Express ourselves creatively
Teens see the value of social media and also see it as a way to stay up-to-date on trends and express themselves. At the click of a button, they can spread and obtain all kinds of information as well as influence, or be influenced by others.
One such influencer is Jeffree Star (make-up artist, internet celebrity and entrepreneur) has utilized social media platforms such as Twitter, YouTube and Instagram to build an empire and has a net worth in excess of $50M.
Jeffree has been active on social media since 2003 and has built a large and loyal audience:
YouTube 12M subscribers
Instagram 11.2M followers
Twitter 3.3M followers
Jeffree has his own brand of cosmetics and is extremely influential in this market. His raw and honest makeup reviews are top-notch and can cause products to fly off the shelf if he likes them.
He is just one example of several social media beauty gurus focusing on fashion, hair and beauty related topics that influence male & female teens to young adults. Teens are being influenced by social media celebrities and then influencing others within their own social network.
Teens spend an average of six to eight hours a day- YES, six to eight hours a day using digital technology. They are becoming less active and more addicted with lower self-esteem, and higher social anxiety.
Studies show that there are many negative effects of social media among teens. As teens become secluded in their bedrooms mindlessly scrolling through posts, they are becoming less social, and more virtual. They are focusing on what people are wearing, how they look, where they are at, and what they are buying. They are starting to become jealous of one another and insecure about themselves.
As we continue to study the effects of social media on teens, there are both pro’s and con’s. Whichever side of the fence you are on, we can all agree that social media is powerful and continues to grow – the key for a healthy teen is monitoring and moderation!
It is Facebook’s mission to “To give people the power to build community and bring the world closer together.” says CEO Mark Zuckerberg to The Verge who also shared that a future mission will “develop the social infrastructure to give people the power to build a global community that works for all of us”.
World stream advertising states that “76% of Facebook users visited the site daily during 2016, with over 1.6 billion daily visitors, compared to 70% of daily usage in 2015. (Check out 75 fascinating stats about Facebook here.)”. So social media is thriving, but where should the line be drawn for social media addiction? We should each take the time to check our usage. Be accountable for social interaction virtual or otherwise and call out those who are using social media in excess.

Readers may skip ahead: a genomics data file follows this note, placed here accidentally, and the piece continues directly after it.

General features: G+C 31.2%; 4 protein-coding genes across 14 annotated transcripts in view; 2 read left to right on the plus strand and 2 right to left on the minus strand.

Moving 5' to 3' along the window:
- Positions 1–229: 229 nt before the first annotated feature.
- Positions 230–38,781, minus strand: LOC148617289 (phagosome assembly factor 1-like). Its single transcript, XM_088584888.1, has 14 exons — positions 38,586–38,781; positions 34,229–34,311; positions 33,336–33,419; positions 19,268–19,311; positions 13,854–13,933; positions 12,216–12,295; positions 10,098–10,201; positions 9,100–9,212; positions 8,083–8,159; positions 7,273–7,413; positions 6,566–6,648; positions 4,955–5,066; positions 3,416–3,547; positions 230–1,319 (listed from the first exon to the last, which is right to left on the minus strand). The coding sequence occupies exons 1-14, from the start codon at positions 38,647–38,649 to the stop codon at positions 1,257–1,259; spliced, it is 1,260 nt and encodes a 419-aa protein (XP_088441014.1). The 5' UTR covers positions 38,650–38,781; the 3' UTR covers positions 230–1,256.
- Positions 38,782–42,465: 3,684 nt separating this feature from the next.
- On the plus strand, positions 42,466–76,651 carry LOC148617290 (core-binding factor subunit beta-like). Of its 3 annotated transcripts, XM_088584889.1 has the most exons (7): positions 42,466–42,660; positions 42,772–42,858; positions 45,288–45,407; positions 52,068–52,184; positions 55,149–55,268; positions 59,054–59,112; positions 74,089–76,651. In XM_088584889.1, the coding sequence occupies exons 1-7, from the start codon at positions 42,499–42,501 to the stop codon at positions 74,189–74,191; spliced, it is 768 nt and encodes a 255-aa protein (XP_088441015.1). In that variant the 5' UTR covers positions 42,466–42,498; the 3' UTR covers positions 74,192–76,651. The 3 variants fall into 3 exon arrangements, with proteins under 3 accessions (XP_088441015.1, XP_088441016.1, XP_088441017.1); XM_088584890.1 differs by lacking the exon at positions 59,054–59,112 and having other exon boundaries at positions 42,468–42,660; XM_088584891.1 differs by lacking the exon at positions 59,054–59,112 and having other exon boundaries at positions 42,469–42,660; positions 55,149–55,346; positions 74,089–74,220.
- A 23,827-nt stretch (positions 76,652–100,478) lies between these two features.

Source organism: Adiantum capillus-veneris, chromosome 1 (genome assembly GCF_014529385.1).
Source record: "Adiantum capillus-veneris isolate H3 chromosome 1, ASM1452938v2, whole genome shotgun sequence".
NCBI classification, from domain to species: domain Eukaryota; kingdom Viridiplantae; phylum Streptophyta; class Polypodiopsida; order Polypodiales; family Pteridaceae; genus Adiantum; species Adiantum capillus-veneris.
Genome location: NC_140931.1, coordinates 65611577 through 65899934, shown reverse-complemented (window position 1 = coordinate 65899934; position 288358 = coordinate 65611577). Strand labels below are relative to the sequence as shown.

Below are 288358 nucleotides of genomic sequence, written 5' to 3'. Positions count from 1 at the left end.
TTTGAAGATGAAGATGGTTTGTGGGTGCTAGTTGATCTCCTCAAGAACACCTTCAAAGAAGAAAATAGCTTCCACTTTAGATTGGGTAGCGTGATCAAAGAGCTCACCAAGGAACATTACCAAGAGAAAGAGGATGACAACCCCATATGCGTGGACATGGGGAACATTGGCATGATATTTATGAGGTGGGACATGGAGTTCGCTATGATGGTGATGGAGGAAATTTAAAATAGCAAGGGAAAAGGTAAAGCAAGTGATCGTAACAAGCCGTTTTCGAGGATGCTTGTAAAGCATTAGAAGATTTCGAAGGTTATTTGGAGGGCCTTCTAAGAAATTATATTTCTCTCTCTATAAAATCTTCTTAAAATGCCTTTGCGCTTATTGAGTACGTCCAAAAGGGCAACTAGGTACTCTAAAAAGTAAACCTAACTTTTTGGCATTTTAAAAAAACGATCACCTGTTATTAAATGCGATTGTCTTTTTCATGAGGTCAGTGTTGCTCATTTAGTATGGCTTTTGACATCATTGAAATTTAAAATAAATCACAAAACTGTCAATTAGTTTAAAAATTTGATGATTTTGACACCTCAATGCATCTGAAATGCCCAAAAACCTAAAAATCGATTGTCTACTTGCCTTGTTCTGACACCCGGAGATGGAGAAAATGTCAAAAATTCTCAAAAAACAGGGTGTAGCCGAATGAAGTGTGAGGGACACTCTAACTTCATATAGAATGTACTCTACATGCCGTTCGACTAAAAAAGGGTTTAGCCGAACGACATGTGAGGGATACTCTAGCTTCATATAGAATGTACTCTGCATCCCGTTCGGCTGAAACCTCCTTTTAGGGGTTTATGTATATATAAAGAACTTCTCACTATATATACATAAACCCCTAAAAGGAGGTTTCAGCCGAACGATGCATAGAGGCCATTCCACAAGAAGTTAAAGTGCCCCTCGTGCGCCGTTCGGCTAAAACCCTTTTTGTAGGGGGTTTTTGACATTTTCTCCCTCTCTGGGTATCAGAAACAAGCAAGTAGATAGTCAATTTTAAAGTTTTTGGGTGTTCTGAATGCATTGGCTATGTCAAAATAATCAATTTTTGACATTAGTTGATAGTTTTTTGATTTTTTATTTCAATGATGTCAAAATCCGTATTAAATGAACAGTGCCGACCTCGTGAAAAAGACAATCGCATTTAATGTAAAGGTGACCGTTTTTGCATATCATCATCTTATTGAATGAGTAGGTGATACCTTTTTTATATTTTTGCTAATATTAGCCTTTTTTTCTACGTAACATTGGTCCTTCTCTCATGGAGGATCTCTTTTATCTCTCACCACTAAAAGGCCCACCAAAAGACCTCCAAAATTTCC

I think that social media can make us anti social, we can be together but are interacting more with our phones than each other. So how can we address the addiction to mobile devices and social media?
We can start by being aware! If you notice that you are looking at your phone while someone is talking to you, think about if you are actually listening to what they are saying? Be mindful of the amount of time and attention you are giving to social media and the purpose of it.
Each social site has its own function, and can be used uniquely by each of us. I love using LinkedIn to grow my professional network, I have my current position because of it. I like activities I find on Pinterest, decorating ideas and I even have a bucket list. I also use Pinterest as a portfolio. Instagram for posting fun pictures. I never was much for Twitter.
Everyone is using social media in their own way, it could be for news, to connect to family, for business and more. But when should we consider it excessive? Is there a magic number of hours a day? If you watched 50 YouTube Videos today, are we going to send you to YouTuber’s Anonymous? Probably not but you should work on limiting your use, ask yourself is this productive?
You may not notice you have a problem; but might be surprised if you asked others for honest feedback about your usage. What about mobile? Your phone for all purposes, is it glued to you? Do you feel sick when it dies? How many hours a day are you using your phone in some way?
Monitoring your own use can cause you to notice the over usage in others, including children. We should begin making these changes now. More and more places offer Wi-Fi and cell phone coverage has made it hard to be off the grid. We need to make living in the moment a priority.
Technology can also help us take a break sometimes. Xfinity xFi allows customers to pause connection to their home Wi-Fi. It seems like a great idea. I know that I have trouble disconnecting sometimes. I think about the generations that have come after me that don’t know life without the internet or social media. Let’s work on the problem now and not set them up for failure.
So again remember that we should each take the time to check our usage. Be accountable for social interaction virtual or otherwise and call out those who are using social media in excess.
I have always been slightly skeptical of using social media personally. It seemed to me that everyone gave off a well-manicured façade, where everyone “humble brags” and shares a very specific version of themselves. I have been on Facebook for years as a networking tool, but hadn’t been very interested in Instagram. It didn’t seem like there was anything on Instagram that I couldn’t already do on Facebook. I’m so busy with everything in my life that I hardly needed another distraction.